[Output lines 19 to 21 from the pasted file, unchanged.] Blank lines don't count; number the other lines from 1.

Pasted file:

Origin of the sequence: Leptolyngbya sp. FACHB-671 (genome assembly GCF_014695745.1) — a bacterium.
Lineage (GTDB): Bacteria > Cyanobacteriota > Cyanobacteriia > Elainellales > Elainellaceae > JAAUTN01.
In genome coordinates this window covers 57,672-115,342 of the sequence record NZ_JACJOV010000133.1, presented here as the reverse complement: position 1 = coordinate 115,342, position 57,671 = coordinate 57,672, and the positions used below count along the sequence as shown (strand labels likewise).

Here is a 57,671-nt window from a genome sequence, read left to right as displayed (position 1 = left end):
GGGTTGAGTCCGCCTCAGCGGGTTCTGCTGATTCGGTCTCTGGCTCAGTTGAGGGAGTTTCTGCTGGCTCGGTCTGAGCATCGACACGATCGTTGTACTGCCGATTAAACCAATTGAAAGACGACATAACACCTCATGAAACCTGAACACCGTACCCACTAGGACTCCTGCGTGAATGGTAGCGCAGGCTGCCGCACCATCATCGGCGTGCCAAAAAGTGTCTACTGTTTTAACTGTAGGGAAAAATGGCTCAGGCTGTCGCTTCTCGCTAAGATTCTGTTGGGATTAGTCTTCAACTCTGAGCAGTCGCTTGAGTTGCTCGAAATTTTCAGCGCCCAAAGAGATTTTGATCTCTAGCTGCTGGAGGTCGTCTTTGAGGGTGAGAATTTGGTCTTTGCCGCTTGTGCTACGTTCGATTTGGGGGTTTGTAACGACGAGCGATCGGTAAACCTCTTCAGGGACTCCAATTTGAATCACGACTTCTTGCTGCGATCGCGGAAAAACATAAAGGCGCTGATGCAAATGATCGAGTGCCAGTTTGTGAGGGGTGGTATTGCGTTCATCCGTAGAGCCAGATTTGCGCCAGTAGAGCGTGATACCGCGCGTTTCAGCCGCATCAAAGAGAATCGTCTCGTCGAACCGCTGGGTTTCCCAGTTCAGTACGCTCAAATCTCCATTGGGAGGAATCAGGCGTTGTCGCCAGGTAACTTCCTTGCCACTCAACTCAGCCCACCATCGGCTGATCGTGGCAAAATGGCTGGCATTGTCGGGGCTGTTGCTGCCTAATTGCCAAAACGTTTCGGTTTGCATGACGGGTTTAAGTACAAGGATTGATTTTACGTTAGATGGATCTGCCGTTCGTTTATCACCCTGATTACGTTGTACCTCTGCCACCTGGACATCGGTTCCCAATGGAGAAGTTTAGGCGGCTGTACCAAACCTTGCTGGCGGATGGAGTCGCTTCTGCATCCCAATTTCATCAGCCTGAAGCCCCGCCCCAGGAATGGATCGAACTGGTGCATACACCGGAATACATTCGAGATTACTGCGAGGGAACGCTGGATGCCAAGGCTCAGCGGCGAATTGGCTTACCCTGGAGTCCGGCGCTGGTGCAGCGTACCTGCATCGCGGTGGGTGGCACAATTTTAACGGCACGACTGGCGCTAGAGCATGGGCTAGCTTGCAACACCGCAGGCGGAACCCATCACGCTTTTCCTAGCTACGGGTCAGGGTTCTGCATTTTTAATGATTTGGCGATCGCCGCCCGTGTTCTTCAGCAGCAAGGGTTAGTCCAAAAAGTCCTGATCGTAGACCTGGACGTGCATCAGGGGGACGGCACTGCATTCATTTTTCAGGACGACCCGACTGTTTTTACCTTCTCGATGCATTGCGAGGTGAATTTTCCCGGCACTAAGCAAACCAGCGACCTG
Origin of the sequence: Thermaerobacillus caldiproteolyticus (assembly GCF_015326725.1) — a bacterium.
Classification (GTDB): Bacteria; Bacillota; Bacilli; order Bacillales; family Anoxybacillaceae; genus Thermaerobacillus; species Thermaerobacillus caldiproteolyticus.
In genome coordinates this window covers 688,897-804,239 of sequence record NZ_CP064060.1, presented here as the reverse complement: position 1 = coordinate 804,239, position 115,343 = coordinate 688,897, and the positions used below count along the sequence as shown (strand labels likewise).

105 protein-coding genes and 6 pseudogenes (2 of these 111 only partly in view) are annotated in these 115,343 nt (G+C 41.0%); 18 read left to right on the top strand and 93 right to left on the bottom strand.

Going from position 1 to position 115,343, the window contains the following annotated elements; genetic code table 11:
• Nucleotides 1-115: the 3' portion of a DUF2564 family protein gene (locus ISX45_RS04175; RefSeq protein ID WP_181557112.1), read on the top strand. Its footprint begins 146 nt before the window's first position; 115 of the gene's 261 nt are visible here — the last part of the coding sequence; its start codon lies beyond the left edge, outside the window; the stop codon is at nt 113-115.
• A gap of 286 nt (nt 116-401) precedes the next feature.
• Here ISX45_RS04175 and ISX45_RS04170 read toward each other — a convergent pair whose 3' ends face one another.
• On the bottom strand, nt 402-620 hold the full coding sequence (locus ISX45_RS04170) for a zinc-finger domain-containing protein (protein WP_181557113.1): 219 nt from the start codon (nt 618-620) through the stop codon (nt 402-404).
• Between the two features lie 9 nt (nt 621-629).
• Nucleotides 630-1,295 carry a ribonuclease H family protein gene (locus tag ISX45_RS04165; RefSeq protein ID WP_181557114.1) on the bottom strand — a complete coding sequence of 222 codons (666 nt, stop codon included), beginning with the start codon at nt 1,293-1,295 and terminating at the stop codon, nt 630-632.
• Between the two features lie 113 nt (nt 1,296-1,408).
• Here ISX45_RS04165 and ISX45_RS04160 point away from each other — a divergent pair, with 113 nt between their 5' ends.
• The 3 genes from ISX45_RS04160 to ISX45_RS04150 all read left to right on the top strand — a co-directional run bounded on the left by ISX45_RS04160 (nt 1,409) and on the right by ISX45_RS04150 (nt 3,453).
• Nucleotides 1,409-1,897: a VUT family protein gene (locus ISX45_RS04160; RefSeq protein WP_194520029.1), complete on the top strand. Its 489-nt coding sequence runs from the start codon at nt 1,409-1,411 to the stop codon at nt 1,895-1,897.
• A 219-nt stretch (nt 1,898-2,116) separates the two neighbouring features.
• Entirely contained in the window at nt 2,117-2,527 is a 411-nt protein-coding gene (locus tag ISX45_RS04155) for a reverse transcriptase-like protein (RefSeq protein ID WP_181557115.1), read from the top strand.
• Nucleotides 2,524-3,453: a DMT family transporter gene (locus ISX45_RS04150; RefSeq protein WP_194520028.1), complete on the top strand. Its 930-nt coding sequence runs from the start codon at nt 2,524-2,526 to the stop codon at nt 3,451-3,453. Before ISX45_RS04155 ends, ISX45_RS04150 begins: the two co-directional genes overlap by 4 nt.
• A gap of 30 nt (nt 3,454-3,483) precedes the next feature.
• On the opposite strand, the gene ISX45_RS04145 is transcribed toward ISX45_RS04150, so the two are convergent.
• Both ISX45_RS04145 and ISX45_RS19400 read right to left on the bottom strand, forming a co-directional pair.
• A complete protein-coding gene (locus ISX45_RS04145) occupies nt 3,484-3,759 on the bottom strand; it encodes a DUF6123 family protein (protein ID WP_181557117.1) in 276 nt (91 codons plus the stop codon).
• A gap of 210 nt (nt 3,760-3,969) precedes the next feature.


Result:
• The 3 genes from ISX45_RS04160 to ISX45_RS04150 all read left to right on the top strand — a co-directional run bounded on the left by ISX45_RS04160 (nt 1,409) and on the right by ISX45_RS04150 (nt 3,453).
• Nucleotides 1,409-1,897: a VUT family protein gene (locus ISX45_RS04160; RefSeq protein WP_194520029.1), complete on the top strand. Its 489-nt coding sequence runs from the start codon at nt 1,409-1,411 to the stop codon at nt 1,895-1,897.
• A 219-nt stretch (nt 1,898-2,116) separates the two neighbouring features.